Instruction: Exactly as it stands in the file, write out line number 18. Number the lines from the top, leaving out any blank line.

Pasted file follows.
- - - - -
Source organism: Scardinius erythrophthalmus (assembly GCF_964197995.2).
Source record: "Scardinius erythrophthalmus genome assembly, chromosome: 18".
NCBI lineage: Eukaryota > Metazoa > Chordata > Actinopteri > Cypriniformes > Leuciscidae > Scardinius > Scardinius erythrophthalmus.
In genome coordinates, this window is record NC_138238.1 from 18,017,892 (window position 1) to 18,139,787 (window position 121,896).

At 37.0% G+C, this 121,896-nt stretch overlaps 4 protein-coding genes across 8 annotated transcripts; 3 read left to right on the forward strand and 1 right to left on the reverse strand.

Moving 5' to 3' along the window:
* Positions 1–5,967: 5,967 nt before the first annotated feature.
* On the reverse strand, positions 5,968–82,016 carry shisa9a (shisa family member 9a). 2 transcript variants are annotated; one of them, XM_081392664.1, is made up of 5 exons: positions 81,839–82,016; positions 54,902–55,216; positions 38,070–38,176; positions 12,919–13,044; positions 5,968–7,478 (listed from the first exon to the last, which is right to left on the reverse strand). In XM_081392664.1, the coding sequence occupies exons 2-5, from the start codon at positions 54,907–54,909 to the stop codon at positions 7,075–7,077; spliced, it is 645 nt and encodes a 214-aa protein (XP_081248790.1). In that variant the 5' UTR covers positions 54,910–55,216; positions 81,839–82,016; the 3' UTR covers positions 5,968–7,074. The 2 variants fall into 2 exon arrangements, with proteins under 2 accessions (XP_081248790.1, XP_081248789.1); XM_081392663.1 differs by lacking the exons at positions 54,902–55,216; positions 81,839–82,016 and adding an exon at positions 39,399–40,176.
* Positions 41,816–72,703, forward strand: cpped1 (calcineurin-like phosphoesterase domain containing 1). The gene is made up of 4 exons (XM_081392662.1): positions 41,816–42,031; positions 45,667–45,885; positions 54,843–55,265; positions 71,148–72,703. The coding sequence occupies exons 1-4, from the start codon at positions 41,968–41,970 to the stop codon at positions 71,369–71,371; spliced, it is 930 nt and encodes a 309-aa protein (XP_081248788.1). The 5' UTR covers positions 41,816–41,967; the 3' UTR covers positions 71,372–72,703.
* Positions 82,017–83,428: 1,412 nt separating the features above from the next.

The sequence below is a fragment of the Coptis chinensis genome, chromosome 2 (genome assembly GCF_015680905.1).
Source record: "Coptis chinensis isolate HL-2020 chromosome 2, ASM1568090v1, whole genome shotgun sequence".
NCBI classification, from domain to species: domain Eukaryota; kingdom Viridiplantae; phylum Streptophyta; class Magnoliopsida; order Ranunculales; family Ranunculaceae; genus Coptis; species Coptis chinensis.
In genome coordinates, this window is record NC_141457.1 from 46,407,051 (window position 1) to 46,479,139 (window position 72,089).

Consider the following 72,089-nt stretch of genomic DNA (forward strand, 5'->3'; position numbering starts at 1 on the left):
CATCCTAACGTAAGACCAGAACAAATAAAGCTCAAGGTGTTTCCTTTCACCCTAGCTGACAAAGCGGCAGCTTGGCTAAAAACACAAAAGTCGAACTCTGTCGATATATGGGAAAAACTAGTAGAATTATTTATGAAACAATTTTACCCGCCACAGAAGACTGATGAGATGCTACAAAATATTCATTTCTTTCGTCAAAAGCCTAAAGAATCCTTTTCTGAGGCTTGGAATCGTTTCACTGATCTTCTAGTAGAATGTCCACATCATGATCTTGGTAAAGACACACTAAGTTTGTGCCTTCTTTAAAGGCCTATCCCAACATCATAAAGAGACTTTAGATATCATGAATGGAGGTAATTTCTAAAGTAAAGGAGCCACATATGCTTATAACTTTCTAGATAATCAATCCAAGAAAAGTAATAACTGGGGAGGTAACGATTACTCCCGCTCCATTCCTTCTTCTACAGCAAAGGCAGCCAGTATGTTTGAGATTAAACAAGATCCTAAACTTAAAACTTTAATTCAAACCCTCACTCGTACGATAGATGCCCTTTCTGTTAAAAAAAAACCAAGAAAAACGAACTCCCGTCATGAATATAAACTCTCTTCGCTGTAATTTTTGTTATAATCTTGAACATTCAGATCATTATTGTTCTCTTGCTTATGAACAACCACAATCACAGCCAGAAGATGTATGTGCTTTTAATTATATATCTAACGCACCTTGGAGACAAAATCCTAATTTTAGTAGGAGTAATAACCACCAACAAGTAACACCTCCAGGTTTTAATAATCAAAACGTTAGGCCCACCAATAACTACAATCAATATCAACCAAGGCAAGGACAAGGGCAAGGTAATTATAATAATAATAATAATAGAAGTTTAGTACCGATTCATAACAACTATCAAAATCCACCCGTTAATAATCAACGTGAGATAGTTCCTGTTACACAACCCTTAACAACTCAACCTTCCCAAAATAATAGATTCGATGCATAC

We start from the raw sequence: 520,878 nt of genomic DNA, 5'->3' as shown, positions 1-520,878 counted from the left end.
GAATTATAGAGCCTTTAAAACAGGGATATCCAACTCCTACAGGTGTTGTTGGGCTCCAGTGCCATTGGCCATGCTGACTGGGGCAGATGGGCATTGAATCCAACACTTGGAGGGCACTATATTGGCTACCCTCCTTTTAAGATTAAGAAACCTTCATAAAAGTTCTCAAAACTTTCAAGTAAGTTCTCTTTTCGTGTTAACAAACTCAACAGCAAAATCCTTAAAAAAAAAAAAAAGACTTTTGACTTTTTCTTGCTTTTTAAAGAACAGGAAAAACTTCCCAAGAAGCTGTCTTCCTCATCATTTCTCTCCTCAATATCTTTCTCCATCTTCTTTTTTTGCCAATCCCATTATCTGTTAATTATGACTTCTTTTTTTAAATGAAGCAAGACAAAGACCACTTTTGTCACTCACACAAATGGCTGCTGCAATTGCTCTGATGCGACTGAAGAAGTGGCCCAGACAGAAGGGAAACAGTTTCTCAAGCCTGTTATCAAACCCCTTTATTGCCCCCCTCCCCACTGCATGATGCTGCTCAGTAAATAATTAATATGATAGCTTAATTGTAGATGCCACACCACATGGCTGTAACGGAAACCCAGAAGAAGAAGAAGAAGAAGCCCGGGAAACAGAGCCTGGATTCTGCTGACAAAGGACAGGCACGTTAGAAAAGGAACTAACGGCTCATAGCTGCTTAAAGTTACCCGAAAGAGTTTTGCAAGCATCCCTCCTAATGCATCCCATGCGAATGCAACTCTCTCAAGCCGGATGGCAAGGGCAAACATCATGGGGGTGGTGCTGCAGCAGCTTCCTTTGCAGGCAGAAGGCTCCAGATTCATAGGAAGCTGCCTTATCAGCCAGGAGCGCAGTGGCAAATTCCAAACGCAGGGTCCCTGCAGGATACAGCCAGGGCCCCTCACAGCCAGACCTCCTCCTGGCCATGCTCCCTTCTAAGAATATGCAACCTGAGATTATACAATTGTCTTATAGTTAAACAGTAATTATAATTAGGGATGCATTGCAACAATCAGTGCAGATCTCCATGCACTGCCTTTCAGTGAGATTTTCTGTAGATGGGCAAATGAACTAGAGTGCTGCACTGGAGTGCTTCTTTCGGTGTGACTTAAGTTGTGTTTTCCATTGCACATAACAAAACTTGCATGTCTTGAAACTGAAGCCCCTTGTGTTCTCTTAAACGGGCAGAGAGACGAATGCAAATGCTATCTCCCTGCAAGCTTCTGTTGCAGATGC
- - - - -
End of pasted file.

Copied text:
GAATTATAGAGCCTTTAAAACAGGGATATCCAACTCCTACAGGTGTTGTTGGGCTCCAGTGCCATTGGCCATGCTGACTGGGGCAGATGGGCATTGAATCCAACACTTGGAGGGCACTATATTGGCTACCCTCCTTTTAAGATTAAGAAACCTTCATAAAAGTTCTCAAAACTTTCAAGTAAGTTCTCTTTTCGTGTTAACAAACTCAACAGCAAAATCCTTAAAAAAAAAAAAAAGACTTTTGACTTTTTCTTGCTTTTTAAAGAACAGGAAAAACTTCCCAAGAAGCTGTCTTCCTCATCATTTCTCTCCTCAATATCTTTCTCCATCTTCTTTTTTTGCCAATCCCATTATCTGTTAATTATGACTTCTTTTTTTAAATGAAGCAAGACAAAGACCACTTTTGTCACTCACACAAATGGCTGCTGCAATTGCTCTGATGCGACTGAAGAAGTGGCCCAGACAGAAGGGAAACAGTTTCTCAAGCCTGTTATCAAACCCCTTTATTGCCCCCCTCCCCACTGCATGATGCTGCTCAGTAAATAATTAATATGATAGCTTAATTGTAGATGCCACACCACATGGCTGTAACGGAAACCCAGAAGAAGAAGAAGAAGAAGCCCGGGAAACAGAGCCTGGATTCTGCTGACAAAGGACAGGCACGTTAGAAAAGGAACTAACGGCTCATAGCTGCTTAAAGTTACCCGAAAGAGTTTTGCAAGCATCCCTCCTAATGCATCCCATGCGAATGCAACTCTCTCAAGCCGGATGGCAAGGGCAAACATCATGGGGGTGGTGCTGCAGCAGCTTCCTTTGCAGGCAGAAGGCTCCAGATTCATAGGAAGCTGCCTTATCAGCCAGGAGCGCAGTGGCAAATTCCAAACGCAGGGTCCCTGCAGGATACAGCCAGGGCCCCTCACAGCCAGACCTCCTCCTGGCCATGCTCCCTTCTAAGAATATGCAACCTGAGATTATACAATTGTCTTATAGTTAAACAGTAATTATAATTAGGGATGCATTGCAACAATCAGTGCAGATCTCCATGCACTGCCTTTCAGTGAGATTTTCTGTAGATGGGCAAATGAACTAGAGTGCTGCACTGGAGTGCTTCTTTCGGTGTGACTTAAGTTGTGTTTTCCATTGCACATAACAAAACTTGCATGTCTTGAAACTGAAGCCCCTTGTGTTCTCTTAAACGGGCAGAGAGACGAATGCAAATGCTATCTCCCTGCAAGCTTCTGTTGCAGATGC